The idea of starting a museum in Syracuse began in 1987 during the bicentennial celebration of the United States Constitution. Don and Genene Rentmeister set up a display of community-related artifacts they had collected over the years. The exhibit was a big success and popular with the residents. The following year, during the Founder’s Day Celebration, now called Heritage Days, Don and Genene asked if they could once again display the items. This time, they were challenged by Mayor De Lore W. Thurgood to accompany the artifacts with a researched, unbiased history of the Syracuse area. This resulted in the creation of the Syracuse Historical Commission, which became an arm of the city government. During a meeting in 1993, the members of the commission proposed creating a fundraising committee to finance construction of a museum building, and the Syracuse Museum Foundation was born.
From February 1994 until the beginning of 2000, monthly meetings and multiple fundraisers were held, resulting in the eventual creation and opening of the Syracuse Museum and Cultural Center in 2002. Cindy Gooch was the first hired curator at the museum. Under her direction, the museum’s day-to-day operations were supported by a dedicated team of volunteers. Cindy moved on from the museum as curator, but remained instrumental in grant writing. At that time, the volunteers remained the stable core. The museum was run entirely by volunteers until September 2019, when the city hired Annie Bommer as the curator. It is currently the museum’s goal to become a staple source of history for visitors and residents of Syracuse.
If nobody recorded history, fun and interesting tidbits would be lost forever. In Syracuse, there are many quirky things that have happened through the years. According to a statement on a plaque written by former Mayor De Lore W. Thurgood, during the bicentennial celebration of the US constitution in 1987, an “eagle emblem” was presented to Syracuse City by Brenda Newton, a former Soviet subject and KGB agent. Thurgood notes that “we know very little about Brenda other than, at the time, she resided near Kamas, Utah. She would not allow us to video her face and did not discuss her background. I suspect that the name she went by was an alias and that she was a subject of the Federal Witness Protection Program.” Though many of the events that happened during the bicentennial celebration were thoroughly documented, if Mayor Thurgood had not jotted this bit of information, no one would have ever known Syracuse’s small tie to the KGB.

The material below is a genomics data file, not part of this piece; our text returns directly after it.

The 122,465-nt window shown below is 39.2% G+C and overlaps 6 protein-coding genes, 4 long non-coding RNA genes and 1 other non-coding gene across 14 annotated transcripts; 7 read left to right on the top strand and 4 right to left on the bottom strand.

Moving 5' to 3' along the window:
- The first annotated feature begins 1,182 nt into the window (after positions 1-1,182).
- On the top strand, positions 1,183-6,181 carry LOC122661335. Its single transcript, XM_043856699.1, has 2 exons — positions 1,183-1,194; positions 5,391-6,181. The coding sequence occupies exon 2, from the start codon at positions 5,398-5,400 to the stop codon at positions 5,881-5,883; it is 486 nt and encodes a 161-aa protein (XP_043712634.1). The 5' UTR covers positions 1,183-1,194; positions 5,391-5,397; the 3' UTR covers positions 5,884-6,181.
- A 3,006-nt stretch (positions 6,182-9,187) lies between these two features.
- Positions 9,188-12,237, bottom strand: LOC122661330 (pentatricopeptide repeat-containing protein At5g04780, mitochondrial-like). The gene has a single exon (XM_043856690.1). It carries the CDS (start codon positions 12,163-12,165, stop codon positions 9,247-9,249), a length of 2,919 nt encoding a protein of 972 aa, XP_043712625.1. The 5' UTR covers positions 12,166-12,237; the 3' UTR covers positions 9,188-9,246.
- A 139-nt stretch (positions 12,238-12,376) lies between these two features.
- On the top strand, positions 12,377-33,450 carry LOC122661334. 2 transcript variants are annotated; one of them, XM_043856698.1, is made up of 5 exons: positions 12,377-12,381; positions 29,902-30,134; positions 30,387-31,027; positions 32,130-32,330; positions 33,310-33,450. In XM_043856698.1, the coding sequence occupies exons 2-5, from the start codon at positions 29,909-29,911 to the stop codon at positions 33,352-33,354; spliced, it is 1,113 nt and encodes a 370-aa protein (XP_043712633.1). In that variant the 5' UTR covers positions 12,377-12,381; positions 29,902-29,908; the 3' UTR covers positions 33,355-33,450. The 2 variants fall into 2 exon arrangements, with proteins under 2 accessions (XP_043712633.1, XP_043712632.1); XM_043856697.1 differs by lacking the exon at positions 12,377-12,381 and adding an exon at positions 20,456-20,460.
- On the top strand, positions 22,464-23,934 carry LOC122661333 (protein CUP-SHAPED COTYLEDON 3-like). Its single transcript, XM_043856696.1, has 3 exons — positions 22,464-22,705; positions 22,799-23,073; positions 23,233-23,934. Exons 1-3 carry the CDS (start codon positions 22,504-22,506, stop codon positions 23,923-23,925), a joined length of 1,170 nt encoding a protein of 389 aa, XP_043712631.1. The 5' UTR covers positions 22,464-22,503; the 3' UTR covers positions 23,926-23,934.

Information about the first pioneers to come to Syracuse is found in a letter written on July 2, 1910, by Syracuse Ward Clerk John A. Waite Jr. Three men, Joseph Bodily, David A. Kerr, and David Cook, all met at Waite’s home to discuss who was the first to settle the area now known as Syracuse. The consensus was that Joseph Bodily, who built a log home in Section 18 of HN-R2W SLM in the spring of 1877, was the first “settler.” The Joseph Bodily cabin burned down in the 1940s, however, there are some original adobe bricks from the structure that are on display at the museum. David A. Kerr and others came later in 1878. It was also decided that in 1876, David Cook was the first pioneer to plow a furrow and sow some grain. He was a teen at the time, and his family did not come permanently to the area until 1879. The first public building in Syracuse was a 25 x 40- foot schoolhouse. It served as a meeting house, a schoolhouse, and a social center for many years. All settlers turned out to help build the structure.
In 1965, Cora Bodily Bybee tackled the project of compiling Syracuse history into a book. Her parents were Isabella Phillips Bodily and Joseph Bodily, the first official settlers of the area, so she wrote most of the history from first-hand knowledge. The next and most widely used encyclopedic history of Syracuse was published in 1994 by the Syracuse Historical Commission.
Its comprehensive contents cover the history of the area from 1820-1994. Much of the information gathered in these two books came from family histories written by the descendants and historic newspaper articles. The museum also houses a series of video-recorded oral histories done by residents in the 1990s.
Most information that gets recorded and kept at the museum today comes from newspaper articles and obituaries. They are kept in alphabetically and chronologically organized binders that are divided by family. The museum is always looking for more Syracuse history! If you or your family have something that is significant to the story of Syracuse, give them a call or stop on in!